Sound bath program offers stress reduction

Woman using bowls to make sounds.
Karen Romano’s sound bath programs combine meditation with sounds from a variety of instruments to promote calming and stress reduction.

“Oh, it’s the Zen lady, it’s Zen Day, they’ll say when I walk in.”

That’s the reaction that Karen Romano of Inner Light Sound Healing gets at her twice-monthly Teen Sound Bath program at Mt. Lebanon Public Library. And it’s fine with her.

Sound baths are a type of vibrational therapy that offers a meditative experience to participants who are surrounded by sound from different instruments. The aim is to reduce stress and induce calm.

Sound baths for adults, which Romano also does at the library in conjunction with Susannah Azzaro of Nourish and Move (formerly Himalayan Institute), are different than the ones she does for teenagers. Adults typically lie on mats and do deep listening while meditating and relaxing for 45 minutes.

“I knew that wouldn’t work for kids, who are coming straight from school,” said Romano, of Fieldbrook Drive, who is a certified drum circle facilitator. “So I have them sit around a table and just listen. I’ll just play the instruments and let them soak it in. And then I’ll offer to let them play.”

The instruments she brings with her include Tibetan bowls, zaphir chimes, rattles, an ocean drum, a rain stick, a buffalo drum and crystal bowls. They make a wide range of sounds from soft and low to loud and vibrating to rapid clatters.

Teen librarian Katie Donahoe said Romano has a special way with the kids who attend, who are mostly middle schoolers. “You can tell that she obviously enjoys working with them. She’ll say, ‘I had this really cool experience with them,’ doing this or that with the instruments.”

Romano, who also offers sound baths at Inner Light on Beverly Road, said her young participants sometimes do things that she has never thought of. “They’re just so creative! And they’re always discovering new ways to play these instruments. Remember, I’ve been playing these instruments for three or four years, every week, multiple times, and they will come in and show me a new way to play one of them.”

Sound baths are part of the library’s Shine initiative to promote free mental wellness programs, which include stress reduction, suicide prevention, and self-care for teens. Much of the financing comes from the nonprofit Matt’s Maker Space, which supports mental health programming as well as STEM youth programs.

“I think what the library is offering, mental health programs for teens, is just such a fabulous resource,” said Romano. “There are just so many things they bring to it. They ask great questions.”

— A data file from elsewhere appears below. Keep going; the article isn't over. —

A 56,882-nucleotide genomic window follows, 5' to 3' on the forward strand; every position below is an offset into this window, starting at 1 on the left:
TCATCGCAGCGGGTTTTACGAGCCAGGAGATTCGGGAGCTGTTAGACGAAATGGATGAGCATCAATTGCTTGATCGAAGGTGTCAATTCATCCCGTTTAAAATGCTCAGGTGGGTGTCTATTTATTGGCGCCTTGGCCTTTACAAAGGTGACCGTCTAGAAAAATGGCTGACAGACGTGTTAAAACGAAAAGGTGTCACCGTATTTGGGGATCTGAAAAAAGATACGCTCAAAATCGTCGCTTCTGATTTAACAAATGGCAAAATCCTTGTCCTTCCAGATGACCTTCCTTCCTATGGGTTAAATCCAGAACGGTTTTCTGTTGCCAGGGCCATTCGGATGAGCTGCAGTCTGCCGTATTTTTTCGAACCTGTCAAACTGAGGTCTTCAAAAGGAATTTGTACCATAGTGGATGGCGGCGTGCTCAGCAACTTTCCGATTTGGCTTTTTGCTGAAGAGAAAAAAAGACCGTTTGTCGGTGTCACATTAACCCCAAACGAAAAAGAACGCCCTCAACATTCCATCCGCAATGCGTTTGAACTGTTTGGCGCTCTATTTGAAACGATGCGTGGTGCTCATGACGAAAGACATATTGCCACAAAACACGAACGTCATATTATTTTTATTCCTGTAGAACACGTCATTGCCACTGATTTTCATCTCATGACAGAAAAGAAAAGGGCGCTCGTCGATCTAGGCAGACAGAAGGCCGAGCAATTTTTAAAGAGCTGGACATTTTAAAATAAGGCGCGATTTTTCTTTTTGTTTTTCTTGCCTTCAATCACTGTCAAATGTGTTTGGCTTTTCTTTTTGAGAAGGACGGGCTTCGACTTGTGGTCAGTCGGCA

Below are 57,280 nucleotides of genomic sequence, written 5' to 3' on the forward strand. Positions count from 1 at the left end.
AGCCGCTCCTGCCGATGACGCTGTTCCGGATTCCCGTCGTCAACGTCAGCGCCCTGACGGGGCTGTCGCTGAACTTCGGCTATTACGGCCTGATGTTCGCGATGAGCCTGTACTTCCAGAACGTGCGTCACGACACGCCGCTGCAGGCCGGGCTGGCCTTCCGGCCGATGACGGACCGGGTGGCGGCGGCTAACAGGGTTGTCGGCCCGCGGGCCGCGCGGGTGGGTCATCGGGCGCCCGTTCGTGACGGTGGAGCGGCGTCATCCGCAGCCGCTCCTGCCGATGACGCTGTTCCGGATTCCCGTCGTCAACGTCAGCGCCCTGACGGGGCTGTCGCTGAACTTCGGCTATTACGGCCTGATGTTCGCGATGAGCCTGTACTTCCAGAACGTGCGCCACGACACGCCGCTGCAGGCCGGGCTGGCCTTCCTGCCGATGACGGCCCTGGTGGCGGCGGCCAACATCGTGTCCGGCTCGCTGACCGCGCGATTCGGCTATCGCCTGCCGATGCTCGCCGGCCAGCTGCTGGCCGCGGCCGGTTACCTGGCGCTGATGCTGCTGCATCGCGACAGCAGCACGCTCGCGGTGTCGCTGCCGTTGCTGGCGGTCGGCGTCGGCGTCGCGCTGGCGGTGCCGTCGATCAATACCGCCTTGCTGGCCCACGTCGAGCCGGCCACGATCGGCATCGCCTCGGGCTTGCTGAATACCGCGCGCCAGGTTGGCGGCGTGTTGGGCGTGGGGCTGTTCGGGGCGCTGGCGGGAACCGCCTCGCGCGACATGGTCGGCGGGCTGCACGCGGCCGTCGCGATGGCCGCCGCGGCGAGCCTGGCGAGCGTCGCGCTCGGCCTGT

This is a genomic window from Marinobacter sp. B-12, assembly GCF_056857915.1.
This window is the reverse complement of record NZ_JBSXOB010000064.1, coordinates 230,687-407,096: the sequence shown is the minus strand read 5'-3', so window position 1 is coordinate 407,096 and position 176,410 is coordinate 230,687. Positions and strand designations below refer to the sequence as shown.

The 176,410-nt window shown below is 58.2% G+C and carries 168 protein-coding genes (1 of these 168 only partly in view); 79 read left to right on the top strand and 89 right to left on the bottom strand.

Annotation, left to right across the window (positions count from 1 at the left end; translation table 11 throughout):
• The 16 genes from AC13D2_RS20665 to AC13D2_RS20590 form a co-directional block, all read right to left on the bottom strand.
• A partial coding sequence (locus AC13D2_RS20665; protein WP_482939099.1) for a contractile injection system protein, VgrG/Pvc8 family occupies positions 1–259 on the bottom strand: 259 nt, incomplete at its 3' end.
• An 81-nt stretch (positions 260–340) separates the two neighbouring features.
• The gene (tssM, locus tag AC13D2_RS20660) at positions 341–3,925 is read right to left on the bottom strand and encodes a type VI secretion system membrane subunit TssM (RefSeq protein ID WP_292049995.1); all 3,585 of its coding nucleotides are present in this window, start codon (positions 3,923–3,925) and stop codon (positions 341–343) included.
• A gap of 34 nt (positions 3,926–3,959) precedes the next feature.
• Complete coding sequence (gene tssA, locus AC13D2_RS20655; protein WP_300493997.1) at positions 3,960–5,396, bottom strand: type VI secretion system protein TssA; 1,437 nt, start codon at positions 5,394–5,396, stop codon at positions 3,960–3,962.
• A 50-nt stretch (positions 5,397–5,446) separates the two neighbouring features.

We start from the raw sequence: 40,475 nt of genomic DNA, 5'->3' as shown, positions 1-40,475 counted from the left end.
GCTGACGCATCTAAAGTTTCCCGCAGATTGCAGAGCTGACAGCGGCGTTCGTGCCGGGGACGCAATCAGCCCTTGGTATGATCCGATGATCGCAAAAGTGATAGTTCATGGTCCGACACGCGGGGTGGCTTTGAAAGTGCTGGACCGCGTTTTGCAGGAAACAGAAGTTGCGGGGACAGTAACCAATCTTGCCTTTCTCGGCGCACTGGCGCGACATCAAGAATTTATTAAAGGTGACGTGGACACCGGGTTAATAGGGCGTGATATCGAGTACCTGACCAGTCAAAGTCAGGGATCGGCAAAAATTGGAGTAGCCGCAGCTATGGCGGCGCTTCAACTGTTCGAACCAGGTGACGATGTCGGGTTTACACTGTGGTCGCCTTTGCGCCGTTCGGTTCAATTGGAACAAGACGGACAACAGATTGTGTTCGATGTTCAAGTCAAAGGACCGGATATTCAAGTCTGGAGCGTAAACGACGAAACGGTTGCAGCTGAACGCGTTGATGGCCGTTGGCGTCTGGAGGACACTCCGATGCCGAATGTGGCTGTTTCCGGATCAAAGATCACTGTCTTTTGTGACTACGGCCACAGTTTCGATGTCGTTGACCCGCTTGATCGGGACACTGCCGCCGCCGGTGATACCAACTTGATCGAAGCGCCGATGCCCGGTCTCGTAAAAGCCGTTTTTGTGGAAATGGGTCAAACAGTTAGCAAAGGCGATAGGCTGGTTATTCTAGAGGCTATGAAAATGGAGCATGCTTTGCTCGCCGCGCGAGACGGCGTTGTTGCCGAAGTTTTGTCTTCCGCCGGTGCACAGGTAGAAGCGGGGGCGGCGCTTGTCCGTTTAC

Evan Snyder, 12, Park Entrance Drive, attended four of the sound bath sessions. “I liked how much freedom we had to explore the different things the instruments can do and the variety of instruments. She just let me and my friends make a little rhythm using the instruments. She was very welcoming and very fun to talk to.”

Gabriel Walker, 11, found the experience very soothing. “She brought one that was like a drum, a round drum thing with beads inside of it, and when you rolled it around, it sounded like a bunch of waves. I did that for a while because it was calming and relaxing.”

Romano gave an example of demonstrating different rattles. “I had them close their eyes and I told them that I wanted them to pick which ones they thought I was playing. They loved that! And then we talked about how almost every culture in the world uses rattles in some way. But look how different they are.”

Donahoe reported that she can perceive the damage that the pandemic did on teenagers’ stress levels. “I’ve worked here for five years and they’re more at their wits’ end than I’ve ever seen them.”

According to Romano, the sound baths help lower the frequency in the brain into a meditative state, which starts to heal it. “The kids are exposed to this and they’re starting to understand what it means to feel relaxed in their body. We want everybody to feel that, because we’re so amped up all the time. If you’re training your brain to calm down every day, you know how to get back to that space.”

Donahoe concluded, “There’s a lot of behavioral health, mental health issues that need to be addressed. And if we can be one piece of that puzzle, I feel that we’re helping make it a little easier for them.”

Photograpy by Judy Macoskey